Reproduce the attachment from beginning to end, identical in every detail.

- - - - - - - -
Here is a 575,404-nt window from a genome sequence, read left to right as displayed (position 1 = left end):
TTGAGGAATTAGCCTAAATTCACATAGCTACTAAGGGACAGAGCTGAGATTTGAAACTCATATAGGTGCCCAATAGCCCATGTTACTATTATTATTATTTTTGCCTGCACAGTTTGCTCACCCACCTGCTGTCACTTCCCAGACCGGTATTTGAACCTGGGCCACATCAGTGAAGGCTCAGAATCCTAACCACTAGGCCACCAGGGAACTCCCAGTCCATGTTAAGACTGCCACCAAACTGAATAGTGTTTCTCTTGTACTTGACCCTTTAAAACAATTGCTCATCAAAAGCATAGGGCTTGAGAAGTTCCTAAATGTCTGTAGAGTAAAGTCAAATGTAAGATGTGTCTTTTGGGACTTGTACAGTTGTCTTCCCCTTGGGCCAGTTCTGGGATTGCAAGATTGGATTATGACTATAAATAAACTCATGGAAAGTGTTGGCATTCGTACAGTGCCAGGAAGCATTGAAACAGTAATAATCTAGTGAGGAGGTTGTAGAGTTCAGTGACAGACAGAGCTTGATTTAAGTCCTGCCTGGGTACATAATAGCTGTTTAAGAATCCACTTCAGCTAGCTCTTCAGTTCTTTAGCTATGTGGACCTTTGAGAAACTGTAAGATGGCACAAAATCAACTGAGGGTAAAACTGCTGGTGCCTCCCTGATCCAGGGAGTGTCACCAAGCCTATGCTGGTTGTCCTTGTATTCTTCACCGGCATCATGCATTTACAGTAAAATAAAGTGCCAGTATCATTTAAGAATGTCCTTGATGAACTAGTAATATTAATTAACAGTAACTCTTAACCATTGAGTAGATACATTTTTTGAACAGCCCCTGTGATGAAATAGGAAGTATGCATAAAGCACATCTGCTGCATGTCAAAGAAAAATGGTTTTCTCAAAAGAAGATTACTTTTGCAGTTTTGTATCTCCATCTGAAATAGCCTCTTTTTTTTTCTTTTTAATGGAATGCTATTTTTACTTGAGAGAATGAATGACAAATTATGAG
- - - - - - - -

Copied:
Here is a 575,404-nt window from a genome sequence, read left to right as displayed (position 1 = left end):
TTGAGGAATTAGCCTAAATTCACATAGCTACTAAGGGACAGAGCTGAGATTTGAAACTCATATAGGTGCCCAATAGCCCATGTTACTATTATTATTATTTTTGCCTGCACAGTTTGCTCACCCACCTGCTGTCACTTCCCAGACCGGTATTTGAACCTGGGCCACATCAGTGAAGGCTCAGAATCCTAACCACTAGGCCACCAGGGAACTCCCAGTCCATGTTAAGACTGCCACCAAACTGAATAGTGTTTCTCTTGTACTTGACCCTTTAAAACAATTGCTCATCAAAAGCATAGGGCTTGAGAAGTTCCTAAATGTCTGTAGAGTAAAGTCAAATGTAAGATGTGTCTTTTGGGACTTGTACAGTTGTCTTCCCCTTGGGCCAGTTCTGGGATTGCAAGATTGGATTATGACTATAAATAAACTCATGGAAAGTGTTGGCATTCGTACAGTGCCAGGAAGCATTGAAACAGTAATAATCTAGTGAGGAGGTTGTAGAGTTCAGTGACAGACAGAGCTTGATTTAAGTCCTGCCTGGGTACATAATAGCTGTTTAAGAATCCACTTCAGCTAGCTCTTCAGTTCTTTAGCTATGTGGACCTTTGAGAAACTGTAAGATGGCACAAAATCAACTGAGGGTAAAACTGCTGGTGCCTCCCTGATCCAGGGAGTGTCACCAAGCCTATGCTGGTTGTCCTTGTATTCTTCACCGGCATCATGCATTTACAGTAAAATAAAGTGCCAGTATCATTTAAGAATGTCCTTGATGAACTAGTAATATTAATTAACAGTAACTCTTAACCATTGAGTAGATACATTTTTTGAACAGCCCCTGTGATGAAATAGGAAGTATGCATAAAGCACATCTGCTGCATGTCAAAGAAAAATGGTTTTCTCAAAAGAAGATTACTTTTGCAGTTTTGTATCTCCATCTGAAATAGCCTCTTTTTTTTTCTTTTTAATGGAATGCTATTTTTACTTGAGAGAATGAATGACAAATTATGAG